Despite the significance of this topic and the numerous diverse individual approaches to its study, there is only a very limited interdisciplinary literature on art and the senses. One methodologically novel aspect of this conference is the fact that the pair of speakers for each session (one from the sciences and one from the humanities) will interact before and during the meeting to create a productive interdisciplinary dialog. The essays presented in this conference will form the first book on “Art and the Senses”.
For more info, including the programme, see the conference webpage:http://www.hoa.ox.ac.uk/events/ArtSensesWebPage.htm
Wednesday, September 13, 2006
Tuesday, September 12, 2006
Conference Alert: Vision 2006, Sustainable Communities 200 Years after the Abolition of the Slave Trade?
SUSTAINABLE COMMUNITIES 200 YEARS
AFTER THE ABOLITION OF THE SLAVE TRADE?
A one day conference organised by InterCulture
Thursday 21 September 2006
Harewood House, Nr. Leeds
The British Abolition of the Slave Trade Act in 1807 can be viewed as one of the most significant early human rights legislation ever passed anywhere in the world. Yet 200 years later, have we the basis for a sustainable communities agenda based on respect for diversity and difference?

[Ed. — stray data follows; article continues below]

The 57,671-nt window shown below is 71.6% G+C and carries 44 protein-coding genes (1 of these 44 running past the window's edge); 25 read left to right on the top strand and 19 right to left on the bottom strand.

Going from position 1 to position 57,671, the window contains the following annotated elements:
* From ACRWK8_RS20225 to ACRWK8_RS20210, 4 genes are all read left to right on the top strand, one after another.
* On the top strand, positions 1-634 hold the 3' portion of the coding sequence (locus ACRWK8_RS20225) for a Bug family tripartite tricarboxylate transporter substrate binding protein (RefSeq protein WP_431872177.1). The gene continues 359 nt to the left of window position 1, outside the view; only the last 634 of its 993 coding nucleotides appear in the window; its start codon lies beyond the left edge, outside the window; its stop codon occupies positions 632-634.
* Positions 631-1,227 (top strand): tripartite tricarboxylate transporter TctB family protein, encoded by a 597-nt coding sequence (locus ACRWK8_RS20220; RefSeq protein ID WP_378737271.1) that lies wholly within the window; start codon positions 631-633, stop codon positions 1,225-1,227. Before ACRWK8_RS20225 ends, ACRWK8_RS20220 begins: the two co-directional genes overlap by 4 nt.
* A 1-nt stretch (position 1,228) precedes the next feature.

Harewood House was the venue for a previous InterCulture Conference, Vision 2003, which brought together a number of agendas from the world of arts, heritage, regeneration and race relations. Harewood is an important Site of Memory for the Bicentenary and is organising a number of activities as part of the 2007 programme. This conference will be the first public event in its newly completed conference centre.
KEY SPEAKERS INCLUDE:
Hilary Beckles, University of West Indies
David Richardson, Wilberforce Institute for the Study of Slavery and Emancipation
Peter Roberts, Academy for Sustainable Communities
Ruth Dass, InterCulture
Inderjit Bhogal, Yorkshire and Humberside Faiths
The lunch-time and evening programme will include performances and presentations by Yorkshire-based artists RJC Dance Company, visual artist Howard Angus and jazz band, Yamanu.
Throughout 2007 cities such as Liverpool, Hull, Bristol, Birmingham, Leeds, Bradford and London are organising an extensive programme of events to mark the bicentenary. This conference has been planned as an opportunity to give delegates a chance to explore some of the complex inter-related issues which span so many disciplines, to network with other key professionals and to be able to participate in the planning for some of the legacies after the year is over.
Places are limited and will be issued on a first come, first served basis. For more information and bookings please see